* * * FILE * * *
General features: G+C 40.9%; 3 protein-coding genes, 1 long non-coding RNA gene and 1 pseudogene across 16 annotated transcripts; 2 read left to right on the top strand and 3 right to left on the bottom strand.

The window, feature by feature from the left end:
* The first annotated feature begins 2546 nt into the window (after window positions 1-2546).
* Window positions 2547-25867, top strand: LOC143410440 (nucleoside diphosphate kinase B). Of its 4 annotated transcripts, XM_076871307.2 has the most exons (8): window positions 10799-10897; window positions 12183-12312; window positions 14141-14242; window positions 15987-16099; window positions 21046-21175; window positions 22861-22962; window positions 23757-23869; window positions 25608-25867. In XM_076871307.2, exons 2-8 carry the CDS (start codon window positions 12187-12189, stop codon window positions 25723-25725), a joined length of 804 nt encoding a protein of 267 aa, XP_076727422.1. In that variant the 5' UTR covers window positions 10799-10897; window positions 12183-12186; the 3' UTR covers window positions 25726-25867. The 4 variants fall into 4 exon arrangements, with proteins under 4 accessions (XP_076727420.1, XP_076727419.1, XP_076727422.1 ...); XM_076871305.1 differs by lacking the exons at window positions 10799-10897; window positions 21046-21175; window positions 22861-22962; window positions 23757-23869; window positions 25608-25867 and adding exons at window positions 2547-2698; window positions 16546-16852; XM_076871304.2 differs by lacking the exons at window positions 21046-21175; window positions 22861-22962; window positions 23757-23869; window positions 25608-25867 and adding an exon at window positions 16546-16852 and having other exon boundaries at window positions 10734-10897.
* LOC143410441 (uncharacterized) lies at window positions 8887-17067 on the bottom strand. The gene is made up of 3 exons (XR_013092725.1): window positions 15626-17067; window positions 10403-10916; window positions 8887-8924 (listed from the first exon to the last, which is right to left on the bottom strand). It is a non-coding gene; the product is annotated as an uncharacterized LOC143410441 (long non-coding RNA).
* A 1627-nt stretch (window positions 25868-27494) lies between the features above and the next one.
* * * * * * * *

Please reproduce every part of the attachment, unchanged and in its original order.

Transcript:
General features: G+C 40.9%; 3 protein-coding genes, 1 long non-coding RNA gene and 1 pseudogene across 16 annotated transcripts; 2 read left to right on the top strand and 3 right to left on the bottom strand.

The window, feature by feature from the left end:
* The first annotated feature begins 2546 nt into the window (after window positions 1-2546).
* Window positions 2547-25867, top strand: LOC143410440 (nucleoside diphosphate kinase B). Of its 4 annotated transcripts, XM_076871307.2 has the most exons (8): window positions 10799-10897; window positions 12183-12312; window positions 14141-14242; window positions 15987-16099; window positions 21046-21175; window positions 22861-22962; window positions 23757-23869; window positions 25608-25867. In XM_076871307.2, exons 2-8 carry the CDS (start codon window positions 12187-12189, stop codon window positions 25723-25725), a joined length of 804 nt encoding a protein of 267 aa, XP_076727422.1. In that variant the 5' UTR covers window positions 10799-10897; window positions 12183-12186; the 3' UTR covers window positions 25726-25867. The 4 variants fall into 4 exon arrangements, with proteins under 4 accessions (XP_076727420.1, XP_076727419.1, XP_076727422.1 ...); XM_076871305.1 differs by lacking the exons at window positions 10799-10897; window positions 21046-21175; window positions 22861-22962; window positions 23757-23869; window positions 25608-25867 and adding exons at window positions 2547-2698; window positions 16546-16852; XM_076871304.2 differs by lacking the exons at window positions 21046-21175; window positions 22861-22962; window positions 23757-23869; window positions 25608-25867 and adding an exon at window positions 16546-16852 and having other exon boundaries at window positions 10734-10897.
* LOC143410441 (uncharacterized) lies at window positions 8887-17067 on the bottom strand. The gene is made up of 3 exons (XR_013092725.1): window positions 15626-17067; window positions 10403-10916; window positions 8887-8924 (listed from the first exon to the last, which is right to left on the bottom strand). It is a non-coding gene; the product is annotated as an uncharacterized LOC143410441 (long non-coding RNA).
* A 1627-nt stretch (window positions 25868-27494) lies between the features above and the next one.